Ascites is the buildup of excess fluid in the abdominal cavity.
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Ascites can be caused by:
High blood pressure in the liver's portal venous system, which can be caused by:
Liver damage called
cirrhosis (most common cause)Heart failureBlockage of the large vein in the abdomen called the vena cavaMalnutrition or other conditions leading to low amounts of protein in the bloodCertain cancers
Infections, such as certain bacteria and parasites, or
that can invade the abdomen
PancreatitisKidney diseaseAbdominal leakage of lymph fluid
Factors that may increase your chance of ascites include having any of the conditions above.
Symptoms may include: Increased abdominal girthShortness of breathAbdominal pain and/or distentionPain
abdomenRapid weight gainDifficulty breathing while lying flatDecreased appetiteHeartburn
Some treatments will vary according to what is causing the ascites. Talk with your doctor about the best treatment plan for you. Some options include:
Sodium restriction—Limiting salt intake to
2,000 mg (milligrams)
per day or fewer is often recommended to reduce or delay fluid buildup. More extreme restrictions in salt intake do not help.Fluid restriction—If sodium level is too low.
Alcohol restriction—Ascites commonly occurs in people who have liver disease.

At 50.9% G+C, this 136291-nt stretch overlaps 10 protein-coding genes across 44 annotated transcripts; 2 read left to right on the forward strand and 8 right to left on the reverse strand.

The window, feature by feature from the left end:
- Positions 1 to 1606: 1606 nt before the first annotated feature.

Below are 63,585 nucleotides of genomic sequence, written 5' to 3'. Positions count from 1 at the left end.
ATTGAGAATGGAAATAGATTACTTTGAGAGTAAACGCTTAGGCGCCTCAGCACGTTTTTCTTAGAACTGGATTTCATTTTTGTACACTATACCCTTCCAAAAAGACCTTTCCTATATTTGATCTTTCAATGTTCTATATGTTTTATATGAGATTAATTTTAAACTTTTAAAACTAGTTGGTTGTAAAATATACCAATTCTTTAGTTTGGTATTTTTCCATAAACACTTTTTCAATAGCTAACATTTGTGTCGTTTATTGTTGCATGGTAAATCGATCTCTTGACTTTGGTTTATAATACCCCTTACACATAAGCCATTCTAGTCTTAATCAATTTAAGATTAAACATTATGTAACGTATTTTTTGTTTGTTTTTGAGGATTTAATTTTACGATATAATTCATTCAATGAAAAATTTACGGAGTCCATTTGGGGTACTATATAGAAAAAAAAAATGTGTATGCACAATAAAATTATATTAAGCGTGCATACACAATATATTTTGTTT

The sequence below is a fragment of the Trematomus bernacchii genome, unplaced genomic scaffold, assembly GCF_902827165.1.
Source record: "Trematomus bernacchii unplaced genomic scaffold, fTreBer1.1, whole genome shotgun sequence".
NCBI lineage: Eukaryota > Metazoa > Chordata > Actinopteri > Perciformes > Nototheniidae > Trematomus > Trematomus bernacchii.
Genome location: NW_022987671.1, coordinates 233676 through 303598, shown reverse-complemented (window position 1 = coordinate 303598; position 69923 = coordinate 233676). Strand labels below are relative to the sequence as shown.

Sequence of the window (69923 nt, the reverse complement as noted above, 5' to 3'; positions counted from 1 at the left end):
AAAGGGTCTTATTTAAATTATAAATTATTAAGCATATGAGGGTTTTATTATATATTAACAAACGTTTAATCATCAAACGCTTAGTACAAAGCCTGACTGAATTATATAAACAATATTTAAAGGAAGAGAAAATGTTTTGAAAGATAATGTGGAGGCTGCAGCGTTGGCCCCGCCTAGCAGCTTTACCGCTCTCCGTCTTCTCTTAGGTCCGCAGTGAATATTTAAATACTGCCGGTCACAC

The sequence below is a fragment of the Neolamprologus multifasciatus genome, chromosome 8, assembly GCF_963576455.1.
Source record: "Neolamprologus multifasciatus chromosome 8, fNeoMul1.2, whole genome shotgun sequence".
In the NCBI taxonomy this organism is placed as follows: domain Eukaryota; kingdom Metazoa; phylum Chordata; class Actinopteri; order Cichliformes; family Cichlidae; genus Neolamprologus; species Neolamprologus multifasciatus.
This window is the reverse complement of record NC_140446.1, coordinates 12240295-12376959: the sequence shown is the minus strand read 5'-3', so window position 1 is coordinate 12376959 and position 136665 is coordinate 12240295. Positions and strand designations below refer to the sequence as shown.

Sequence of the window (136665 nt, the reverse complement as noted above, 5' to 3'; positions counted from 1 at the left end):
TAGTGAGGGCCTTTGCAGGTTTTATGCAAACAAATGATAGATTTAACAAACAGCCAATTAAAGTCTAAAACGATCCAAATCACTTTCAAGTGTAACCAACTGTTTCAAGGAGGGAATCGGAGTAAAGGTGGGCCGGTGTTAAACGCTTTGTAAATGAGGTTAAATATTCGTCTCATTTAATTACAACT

Consuming excess alcohol
can further impair liver function. Stopping alcohol use may limit the progression of ascites.
Diuretic medications cause the kidneys to excrete more sodium and water in the urine. These medications are often recommended as the treatment of choice for ascites, along with sodium restriction.
Ascites can be treated by inserting a hollow needle into the abdomen and removing excess fluid through the needle.
If the other treatments are not effective and the ascites keep coming back, surgery can be done to divert blood away from the liver.
If this is not successful, a liver transplant may be necessary.
To help reduce the chance of ascites: Drink alcohol only in moderation. This means no more than 1 drink per day for women and 2 per day for men.Practice safe sex to avoid hepatitis.Do not share IV needles.Get vaccinated for hepatitis B.If you are taking medications that can damage your liver, follow your doctor's instructions closely.
Ascites. EBSCO DynaMed website. Available at:
http://www.ebscohost.com/dynamed. Updated July 1, 2014. Accessed February 22, 2016.
Ascites: A common problem in people with cirrhosis. American College of Gastroenterology website. Available at: http://patients.gi.org/topics/ascites. Updated July 2013. Accessed February 22, 2016.
Cirrhosis. National Institute of Diabetes and Digestive and Kidney Diseases website. Available at:
http://www.niddk.nih.gov/health-information/health-topics/liver-disease/cirrhosis/Pages/facts.aspx. Updated April 2014. Accessed February 22, 2016.
Last reviewed February 2016 by Michael Woods, MD
Please be aware that this information is provided to supplement the care provided by your physician. It is neither intended nor implied to be a substitute for professional medical advice. CALL YOUR HEALTHCARE PROVIDER IMMEDIATELY IF YOU THINK YOU MAY HAVE A MEDICAL EMERGENCY. Always seek the advice of your physician or other qualified health provider prior to starting any new treatment or with any questions you may have regarding a medical condition.
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